The Federal Reserve last raised interest rates in December 2015, when they nudged short-term rates up by a quarter of a percentage point. And in every Fed meeting since, market gurus have been looking for additional rate boosts. So far, that hasn’t happened, but it’s just a matter of time.
Of course, what all investors want to know is this: What effect will rising interest rates have on my portfolio?
And that is just what I’m going to discuss in my workshop at the World Money Show in Orlando in February.
Here’s a quick preview:
First of all, Don’t Panic!
Although GDP is finally on the rise, coming in at 2.9% for the third quarter, we are far from entering an inflationary period. Unemployment continues to improve, but consumer spending and confidence remain at laggard paces.
Consequently, while I do believe the Fed will begin raising interest rates around the first of the year, I do not see them embarking upon a fast-and-furious schedule of rate hikes. And a slow, but steady pattern of rate increases—historically—don’t tend to rattle the markets.
The Relationship between Rates and the Stock Market
Since 1983, according Allianz Global Investors, the S&P 500 has gained an average of 9.9% during rate hike cycles. And especially with interest rates under control and no inflation in sight, there’s no reason to believe that the historical pattern won’t hold.
And the following chart from TIAA-CREF indicates that in the 12-month period following rate increases, equity returns have been more positive than negative.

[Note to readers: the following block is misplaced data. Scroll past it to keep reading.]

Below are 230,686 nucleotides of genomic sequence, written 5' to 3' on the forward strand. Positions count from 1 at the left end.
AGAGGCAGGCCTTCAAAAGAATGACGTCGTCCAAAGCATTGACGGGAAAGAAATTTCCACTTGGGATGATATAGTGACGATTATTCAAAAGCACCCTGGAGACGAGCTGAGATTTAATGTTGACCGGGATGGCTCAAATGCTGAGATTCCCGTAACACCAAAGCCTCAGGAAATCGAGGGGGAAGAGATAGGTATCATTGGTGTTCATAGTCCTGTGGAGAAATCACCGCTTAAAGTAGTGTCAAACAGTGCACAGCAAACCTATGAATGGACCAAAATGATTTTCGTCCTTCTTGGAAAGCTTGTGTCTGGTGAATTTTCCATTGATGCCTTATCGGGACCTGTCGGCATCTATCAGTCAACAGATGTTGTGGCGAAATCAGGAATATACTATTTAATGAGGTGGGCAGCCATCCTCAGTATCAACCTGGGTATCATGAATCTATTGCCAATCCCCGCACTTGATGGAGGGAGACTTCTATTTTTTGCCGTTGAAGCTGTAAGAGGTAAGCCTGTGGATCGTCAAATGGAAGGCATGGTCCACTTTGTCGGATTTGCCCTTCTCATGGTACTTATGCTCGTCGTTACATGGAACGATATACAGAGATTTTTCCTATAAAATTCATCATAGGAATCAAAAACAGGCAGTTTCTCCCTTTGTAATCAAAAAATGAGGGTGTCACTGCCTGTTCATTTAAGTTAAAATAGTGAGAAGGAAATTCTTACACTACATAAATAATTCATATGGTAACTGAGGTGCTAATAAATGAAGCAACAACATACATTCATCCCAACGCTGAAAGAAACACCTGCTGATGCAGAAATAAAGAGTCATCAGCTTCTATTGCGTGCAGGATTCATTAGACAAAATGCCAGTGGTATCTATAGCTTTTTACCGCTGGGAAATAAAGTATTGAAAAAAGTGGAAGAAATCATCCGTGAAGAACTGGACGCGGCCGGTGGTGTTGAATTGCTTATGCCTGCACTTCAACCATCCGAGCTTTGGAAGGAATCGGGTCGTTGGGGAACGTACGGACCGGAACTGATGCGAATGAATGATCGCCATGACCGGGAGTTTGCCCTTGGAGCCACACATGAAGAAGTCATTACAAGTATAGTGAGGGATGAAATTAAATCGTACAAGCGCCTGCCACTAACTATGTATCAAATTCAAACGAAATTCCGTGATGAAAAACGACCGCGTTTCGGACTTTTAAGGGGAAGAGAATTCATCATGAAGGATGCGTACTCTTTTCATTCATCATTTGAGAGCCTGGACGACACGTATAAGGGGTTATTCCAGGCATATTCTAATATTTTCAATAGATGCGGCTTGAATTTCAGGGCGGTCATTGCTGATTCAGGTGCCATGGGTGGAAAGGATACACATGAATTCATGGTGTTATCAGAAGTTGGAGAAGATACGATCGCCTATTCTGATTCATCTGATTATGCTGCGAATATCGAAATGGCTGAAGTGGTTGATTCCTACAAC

Further confirming that trend, this graph also shows positive equity returns during periods of low inflation.
One point that TIAA-CREF makes is that each of these positive equity cycles included periods of good job growth, and with an unemployment rate that has declined to 4.9%, our job market meets that criteria.
Companies that Should Benefit from Rising Interest Rates
In general, businesses that have reasonable debt levels and plenty of cash stand to prosper as rates increase. Industries that should see increased investor interest include defensive sectors, large technology companies, and financials. Investors may want to avoid companies heavily dependent on debt, as defaults, eventually, will rise. As well, speculative ideas may be very volatile and risky.
Here are a couple of stocks that look interesting to me as we await our next rate hike.
GasLog (GLOG) provide maritime services for the transportation of liquefied natural gas (LNG). The company is currently trading at a forward P/E ratio of 24.92, pays a dividend of 3.73%, and carries an average analyst rating of 1.9 (Buy). Analysts expect triple-digit growth in the next five years from GLOG.
Northstar Asset Management Group (NSAM) is an asset management company with a forward P/E of 31.35. The company has a current dividend yield of 4.38%, and an analyst rating of 1.5 (Buy). NSAM is forecast for double-digit growth in the next few years.
As always, before purchasing any stock, please make sure you review your portfolio strategy to determine if the equities are a good fit for your investment goals.